The Douglass moon in southeast sky at sunset may 28 tonight earthsky World Map Night Day 800 X 400 pixels is enormously rare, but in the distance more accessible is Braddock Mead's "Map of the Most Inhabited ration of other England," published by Thomas Jefferys in 1755. Mead's map follows rather next to that of Douglass, though later than some significant improvements. For example, in Massachusetts Mead further other place names (such as "Pentusok," now Pittsfield), introduced county boundaries, and united Cape Ann to the mainland whereas Douglass had depicted it as an island.
Following the Revolution, the meting out of Massachusetts urgently required an accurate moon in southeast sky at sunset may 28 tonight earthsky World Map Night Day 800 X 400 pixels for at least three administrative objectives: calculating tax allotments to the towns based on house valuations, supporting the sale of public house to pay off suit debts, and informing infrastructure development. Existing maps were too out of date and little scale to be of use. For example, dozens of townships usual after the 1750s were not shown on the Douglass and Mead maps.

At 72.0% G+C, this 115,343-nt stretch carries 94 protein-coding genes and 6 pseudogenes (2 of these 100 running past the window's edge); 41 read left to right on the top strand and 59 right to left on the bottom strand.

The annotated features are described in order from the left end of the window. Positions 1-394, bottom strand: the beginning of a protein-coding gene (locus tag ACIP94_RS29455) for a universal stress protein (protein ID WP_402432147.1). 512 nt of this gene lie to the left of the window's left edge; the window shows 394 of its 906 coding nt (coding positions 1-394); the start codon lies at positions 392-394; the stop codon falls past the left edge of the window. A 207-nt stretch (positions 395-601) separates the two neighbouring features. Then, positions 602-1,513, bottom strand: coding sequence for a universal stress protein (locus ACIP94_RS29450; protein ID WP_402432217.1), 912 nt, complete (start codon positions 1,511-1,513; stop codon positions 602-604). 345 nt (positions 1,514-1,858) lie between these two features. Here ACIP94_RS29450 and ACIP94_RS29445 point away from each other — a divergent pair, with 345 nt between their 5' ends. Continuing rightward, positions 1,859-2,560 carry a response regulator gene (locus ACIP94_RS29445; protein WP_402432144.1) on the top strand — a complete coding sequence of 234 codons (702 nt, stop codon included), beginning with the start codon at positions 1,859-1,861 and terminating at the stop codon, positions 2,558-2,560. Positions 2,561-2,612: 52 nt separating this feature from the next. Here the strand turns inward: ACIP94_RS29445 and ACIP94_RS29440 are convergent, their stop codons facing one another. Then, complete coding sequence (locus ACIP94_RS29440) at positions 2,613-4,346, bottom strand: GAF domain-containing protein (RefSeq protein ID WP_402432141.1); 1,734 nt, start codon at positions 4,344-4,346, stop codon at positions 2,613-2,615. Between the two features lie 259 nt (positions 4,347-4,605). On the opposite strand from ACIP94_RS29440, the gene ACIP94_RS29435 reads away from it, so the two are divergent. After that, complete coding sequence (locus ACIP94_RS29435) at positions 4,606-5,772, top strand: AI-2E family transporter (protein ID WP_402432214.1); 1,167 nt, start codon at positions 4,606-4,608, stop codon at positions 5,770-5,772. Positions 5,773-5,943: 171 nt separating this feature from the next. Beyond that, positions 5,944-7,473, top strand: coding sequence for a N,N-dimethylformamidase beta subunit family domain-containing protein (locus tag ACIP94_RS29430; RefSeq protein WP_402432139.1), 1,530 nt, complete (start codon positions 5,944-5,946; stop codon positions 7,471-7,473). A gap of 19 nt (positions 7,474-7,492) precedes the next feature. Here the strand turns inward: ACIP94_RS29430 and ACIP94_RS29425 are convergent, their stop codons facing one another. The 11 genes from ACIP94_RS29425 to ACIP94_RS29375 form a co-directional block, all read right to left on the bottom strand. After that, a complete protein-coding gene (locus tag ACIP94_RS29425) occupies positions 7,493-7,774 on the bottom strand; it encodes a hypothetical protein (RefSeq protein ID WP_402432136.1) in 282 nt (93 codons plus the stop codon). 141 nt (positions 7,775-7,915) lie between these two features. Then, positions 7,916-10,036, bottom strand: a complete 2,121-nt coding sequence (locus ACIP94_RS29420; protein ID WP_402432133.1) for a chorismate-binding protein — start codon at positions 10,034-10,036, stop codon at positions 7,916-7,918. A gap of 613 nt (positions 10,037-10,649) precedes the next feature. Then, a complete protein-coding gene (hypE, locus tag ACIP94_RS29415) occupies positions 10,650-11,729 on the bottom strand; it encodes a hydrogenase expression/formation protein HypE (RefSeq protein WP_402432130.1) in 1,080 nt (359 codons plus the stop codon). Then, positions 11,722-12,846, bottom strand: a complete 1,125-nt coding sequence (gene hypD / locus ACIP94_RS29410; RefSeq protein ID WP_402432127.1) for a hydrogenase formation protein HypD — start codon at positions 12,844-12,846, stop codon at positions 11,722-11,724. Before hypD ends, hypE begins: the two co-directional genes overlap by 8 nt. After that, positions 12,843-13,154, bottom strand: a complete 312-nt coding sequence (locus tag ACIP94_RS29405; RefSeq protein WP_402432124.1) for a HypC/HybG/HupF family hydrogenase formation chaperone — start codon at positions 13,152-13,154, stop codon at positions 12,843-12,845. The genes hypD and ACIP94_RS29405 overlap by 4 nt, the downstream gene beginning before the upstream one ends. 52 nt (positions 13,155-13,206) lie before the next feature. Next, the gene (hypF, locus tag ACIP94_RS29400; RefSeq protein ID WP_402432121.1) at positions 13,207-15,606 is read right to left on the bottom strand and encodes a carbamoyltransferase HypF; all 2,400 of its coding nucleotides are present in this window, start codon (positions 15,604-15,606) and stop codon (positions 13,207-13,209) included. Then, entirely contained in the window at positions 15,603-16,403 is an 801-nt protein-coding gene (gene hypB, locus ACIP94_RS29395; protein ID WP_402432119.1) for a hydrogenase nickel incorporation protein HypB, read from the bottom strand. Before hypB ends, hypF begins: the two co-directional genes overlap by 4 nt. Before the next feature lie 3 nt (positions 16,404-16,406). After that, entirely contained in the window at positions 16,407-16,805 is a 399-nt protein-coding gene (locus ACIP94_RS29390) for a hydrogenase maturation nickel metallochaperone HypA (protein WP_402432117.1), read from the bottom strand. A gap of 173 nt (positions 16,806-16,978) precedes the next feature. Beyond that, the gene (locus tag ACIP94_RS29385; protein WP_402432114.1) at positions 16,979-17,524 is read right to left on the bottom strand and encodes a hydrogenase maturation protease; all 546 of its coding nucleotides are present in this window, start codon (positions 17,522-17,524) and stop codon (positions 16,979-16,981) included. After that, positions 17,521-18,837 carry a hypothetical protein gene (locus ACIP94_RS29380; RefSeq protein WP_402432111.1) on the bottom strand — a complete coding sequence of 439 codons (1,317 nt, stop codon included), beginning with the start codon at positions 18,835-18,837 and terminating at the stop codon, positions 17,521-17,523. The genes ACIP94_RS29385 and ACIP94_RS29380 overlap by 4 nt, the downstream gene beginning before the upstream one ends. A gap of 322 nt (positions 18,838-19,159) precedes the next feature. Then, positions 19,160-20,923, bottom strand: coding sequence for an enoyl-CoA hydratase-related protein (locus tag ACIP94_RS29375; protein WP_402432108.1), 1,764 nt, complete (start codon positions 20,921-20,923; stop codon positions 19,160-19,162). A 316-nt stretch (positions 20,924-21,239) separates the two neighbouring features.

This presented the legislature later than a dilemma, as public funding for a come clean Map would have been prohibitively expensive. hence in 1774 it resorted to an unfunded mandate, requiring each town in Massachusetts to conduct a survey of its territory and accept a plan to the Secretary of State. These would after that be compiled and where critical reconciled to fabricate the moon in southeast sky at sunset may 28 tonight earthsky World Map Night Day 800 X 400 pixels.